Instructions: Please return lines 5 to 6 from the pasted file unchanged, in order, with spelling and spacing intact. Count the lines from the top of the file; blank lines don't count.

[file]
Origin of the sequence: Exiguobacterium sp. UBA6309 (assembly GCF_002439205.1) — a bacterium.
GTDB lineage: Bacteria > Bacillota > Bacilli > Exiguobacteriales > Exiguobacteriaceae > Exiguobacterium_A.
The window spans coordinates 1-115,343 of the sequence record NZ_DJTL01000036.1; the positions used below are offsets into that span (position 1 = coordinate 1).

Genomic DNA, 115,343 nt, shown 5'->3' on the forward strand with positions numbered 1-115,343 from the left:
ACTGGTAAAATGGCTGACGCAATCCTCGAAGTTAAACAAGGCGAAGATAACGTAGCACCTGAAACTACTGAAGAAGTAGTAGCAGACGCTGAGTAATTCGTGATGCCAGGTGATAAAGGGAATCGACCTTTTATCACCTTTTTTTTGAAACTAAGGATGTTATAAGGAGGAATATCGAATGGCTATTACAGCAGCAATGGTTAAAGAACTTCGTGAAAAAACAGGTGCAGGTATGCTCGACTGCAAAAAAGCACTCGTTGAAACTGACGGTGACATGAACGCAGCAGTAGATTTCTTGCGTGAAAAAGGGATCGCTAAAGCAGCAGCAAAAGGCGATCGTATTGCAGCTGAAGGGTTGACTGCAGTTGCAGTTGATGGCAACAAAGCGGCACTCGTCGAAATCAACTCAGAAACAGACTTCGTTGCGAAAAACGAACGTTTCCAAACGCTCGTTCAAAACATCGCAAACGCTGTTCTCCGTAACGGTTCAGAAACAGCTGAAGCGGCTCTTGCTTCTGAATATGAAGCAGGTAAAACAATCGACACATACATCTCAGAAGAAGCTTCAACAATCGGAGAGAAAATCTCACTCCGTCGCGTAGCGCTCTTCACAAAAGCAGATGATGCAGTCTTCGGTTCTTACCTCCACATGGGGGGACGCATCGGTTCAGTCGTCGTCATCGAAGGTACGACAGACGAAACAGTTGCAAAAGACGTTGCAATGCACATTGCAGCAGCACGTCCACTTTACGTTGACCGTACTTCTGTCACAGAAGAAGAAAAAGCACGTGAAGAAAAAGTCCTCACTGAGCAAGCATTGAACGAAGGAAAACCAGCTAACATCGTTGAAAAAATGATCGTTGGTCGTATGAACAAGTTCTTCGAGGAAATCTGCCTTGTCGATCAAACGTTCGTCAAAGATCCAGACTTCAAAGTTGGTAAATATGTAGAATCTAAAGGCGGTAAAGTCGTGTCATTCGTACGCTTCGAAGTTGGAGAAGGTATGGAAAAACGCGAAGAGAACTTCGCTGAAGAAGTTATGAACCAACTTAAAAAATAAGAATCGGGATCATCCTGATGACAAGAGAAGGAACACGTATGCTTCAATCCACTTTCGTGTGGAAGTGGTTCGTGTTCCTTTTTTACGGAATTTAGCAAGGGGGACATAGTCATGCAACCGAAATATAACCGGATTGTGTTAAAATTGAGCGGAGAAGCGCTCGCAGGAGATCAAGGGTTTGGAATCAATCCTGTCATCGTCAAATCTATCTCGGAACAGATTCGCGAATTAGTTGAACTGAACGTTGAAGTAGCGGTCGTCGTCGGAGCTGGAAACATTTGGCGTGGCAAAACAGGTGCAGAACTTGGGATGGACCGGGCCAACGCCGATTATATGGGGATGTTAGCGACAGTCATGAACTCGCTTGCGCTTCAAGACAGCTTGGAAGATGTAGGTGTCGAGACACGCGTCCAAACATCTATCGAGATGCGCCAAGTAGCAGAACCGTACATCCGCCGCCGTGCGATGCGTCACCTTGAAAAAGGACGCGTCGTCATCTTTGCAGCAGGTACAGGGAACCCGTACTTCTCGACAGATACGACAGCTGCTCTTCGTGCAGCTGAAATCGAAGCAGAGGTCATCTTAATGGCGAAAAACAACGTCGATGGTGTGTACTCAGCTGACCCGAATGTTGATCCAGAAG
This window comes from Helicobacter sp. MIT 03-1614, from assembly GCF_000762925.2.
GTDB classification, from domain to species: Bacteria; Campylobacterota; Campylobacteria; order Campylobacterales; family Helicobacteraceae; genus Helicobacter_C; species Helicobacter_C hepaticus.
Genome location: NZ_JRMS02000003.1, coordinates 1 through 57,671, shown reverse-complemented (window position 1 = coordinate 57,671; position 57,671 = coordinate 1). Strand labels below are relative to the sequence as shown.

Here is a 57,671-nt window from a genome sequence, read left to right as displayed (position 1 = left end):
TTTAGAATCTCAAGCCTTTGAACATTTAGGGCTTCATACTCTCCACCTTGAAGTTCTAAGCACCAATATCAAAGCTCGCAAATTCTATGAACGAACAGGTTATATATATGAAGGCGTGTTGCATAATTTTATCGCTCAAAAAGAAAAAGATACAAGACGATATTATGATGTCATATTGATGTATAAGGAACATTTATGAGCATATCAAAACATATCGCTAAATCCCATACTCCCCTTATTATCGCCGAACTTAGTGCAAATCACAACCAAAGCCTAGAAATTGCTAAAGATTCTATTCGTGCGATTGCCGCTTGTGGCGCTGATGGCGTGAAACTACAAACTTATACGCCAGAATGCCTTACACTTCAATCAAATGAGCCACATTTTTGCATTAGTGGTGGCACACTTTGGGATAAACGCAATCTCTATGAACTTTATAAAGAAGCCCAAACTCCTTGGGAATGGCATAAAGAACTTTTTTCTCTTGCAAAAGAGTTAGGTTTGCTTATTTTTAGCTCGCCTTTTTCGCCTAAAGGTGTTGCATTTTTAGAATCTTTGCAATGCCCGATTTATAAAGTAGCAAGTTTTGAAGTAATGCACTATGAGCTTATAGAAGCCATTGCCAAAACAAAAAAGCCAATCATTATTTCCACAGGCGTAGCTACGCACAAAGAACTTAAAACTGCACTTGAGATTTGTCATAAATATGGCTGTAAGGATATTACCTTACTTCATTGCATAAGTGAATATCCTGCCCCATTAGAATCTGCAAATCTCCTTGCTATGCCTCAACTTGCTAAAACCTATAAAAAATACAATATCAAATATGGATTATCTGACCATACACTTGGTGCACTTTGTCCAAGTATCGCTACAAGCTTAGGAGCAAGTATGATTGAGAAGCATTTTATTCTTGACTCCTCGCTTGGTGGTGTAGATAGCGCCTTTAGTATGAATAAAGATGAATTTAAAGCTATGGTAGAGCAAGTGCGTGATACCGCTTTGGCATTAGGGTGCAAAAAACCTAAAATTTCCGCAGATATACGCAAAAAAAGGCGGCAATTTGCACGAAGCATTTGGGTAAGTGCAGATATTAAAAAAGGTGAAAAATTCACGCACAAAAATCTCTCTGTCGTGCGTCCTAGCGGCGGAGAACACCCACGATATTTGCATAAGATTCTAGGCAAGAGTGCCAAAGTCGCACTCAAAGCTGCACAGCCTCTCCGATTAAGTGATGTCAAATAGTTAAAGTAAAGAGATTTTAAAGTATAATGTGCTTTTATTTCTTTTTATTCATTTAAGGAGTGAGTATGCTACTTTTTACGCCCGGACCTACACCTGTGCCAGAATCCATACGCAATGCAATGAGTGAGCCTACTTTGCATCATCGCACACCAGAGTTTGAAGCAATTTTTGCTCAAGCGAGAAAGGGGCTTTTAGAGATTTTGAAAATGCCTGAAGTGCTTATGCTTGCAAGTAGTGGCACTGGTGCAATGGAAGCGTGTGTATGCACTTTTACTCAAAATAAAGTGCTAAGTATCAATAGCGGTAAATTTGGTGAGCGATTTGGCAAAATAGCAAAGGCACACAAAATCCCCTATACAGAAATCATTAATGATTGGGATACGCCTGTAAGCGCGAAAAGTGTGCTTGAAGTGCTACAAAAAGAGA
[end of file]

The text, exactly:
ACTGGTAAAATGGCTGACGCAATCCTCGAAGTTAAACAAGGCGAAGATAACGTAGCACCTGAAACTACTGAAGAAGTAGTAGCAGACGCTGAGTAATTCGTGATGCCAGGTGATAAAGGGAATCGACCTTTTATCACCTTTTTTTTGAAACTAAGGATGTTATAAGGAGGAATATCGAATGGCTATTACAGCAGCAATGGTTAAAGAACTTCGTGAAAAAACAGGTGCAGGTATGCTCGACTGCAAAAAAGCACTCGTTGAAACTGACGGTGACATGAACGCAGCAGTAGATTTCTTGCGTGAAAAAGGGATCGCTAAAGCAGCAGCAAAAGGCGATCGTATTGCAGCTGAAGGGTTGACTGCAGTTGCAGTTGATGGCAACAAAGCGGCACTCGTCGAAATCAACTCAGAAACAGACTTCGTTGCGAAAAACGAACGTTTCCAAACGCTCGTTCAAAACATCGCAAACGCTGTTCTCCGTAACGGTTCAGAAACAGCTGAAGCGGCTCTTGCTTCTGAATATGAAGCAGGTAAAACAATCGACACATACATCTCAGAAGAAGCTTCAACAATCGGAGAGAAAATCTCACTCCGTCGCGTAGCGCTCTTCACAAAAGCAGATGATGCAGTCTTCGGTTCTTACCTCCACATGGGGGGACGCATCGGTTCAGTCGTCGTCATCGAAGGTACGACAGACGAAACAGTTGCAAAAGACGTTGCAATGCACATTGCAGCAGCACGTCCACTTTACGTTGACCGTACTTCTGTCACAGAAGAAGAAAAAGCACGTGAAGAAAAAGTCCTCACTGAGCAAGCATTGAACGAAGGAAAACCAGCTAACATCGTTGAAAAAATGATCGTTGGTCGTATGAACAAGTTCTTCGAGGAAATCTGCCTTGTCGATCAAACGTTCGTCAAAGATCCAGACTTCAAAGTTGGTAAATATGTAGAATCTAAAGGCGGTAAAGTCGTGTCATTCGTACGCTTCGAAGTTGGAGAAGGTATGGAAAAACGCGAAGAGAACTTCGCTGAAGAAGTTATGAACCAACTTAAAAAATAAGAATCGGGATCATCCTGATGACAAGAGAAGGAACACGTATGCTTCAATCCACTTTCGTGTGGAAGTGGTTCGTGTTCCTTTTTTACGGAATTTAGCAAGGGGGACATAGTCATGCAACCGAAATATAACCGGATTGTGTTAAAATTGAGCGGAGAAGCGCTCGCAGGAGATCAAGGGTTTGGAATCAATCCTGTCATCGTCAAATCTATCTCGGAACAGATTCGCGAATTAGTTGAACTGAACGTTGAAGTAGCGGTCGTCGTCGGAGCTGGAAACATTTGGCGTGGCAAAACAGGTGCAGAACTTGGGATGGACCGGGCCAACGCCGATTATATGGGGATGTTAGCGACAGTCATGAACTCGCTTGCGCTTCAAGACAGCTTGGAAGATGTAGGTGTCGAGACACGCGTCCAAACATCTATCGAGATGCGCCAAGTAGCAGAACCGTACATCCGCCGCCGTGCGATGCGTCACCTTGAAAAAGGACGCGTCGTCATCTTTGCAGCAGGTACAGGGAACCCGTACTTCTCGACAGATACGACAGCTGCTCTTCGTGCAGCTGAAATCGAAGCAGAGGTCATCTTAATGGCGAAAAACAACGTCGATGGTGTGTACTCAGCTGACCCGAATGTTGATCCAGAAG
This window comes from Helicobacter sp. MIT 03-1614, from assembly GCF_000762925.2.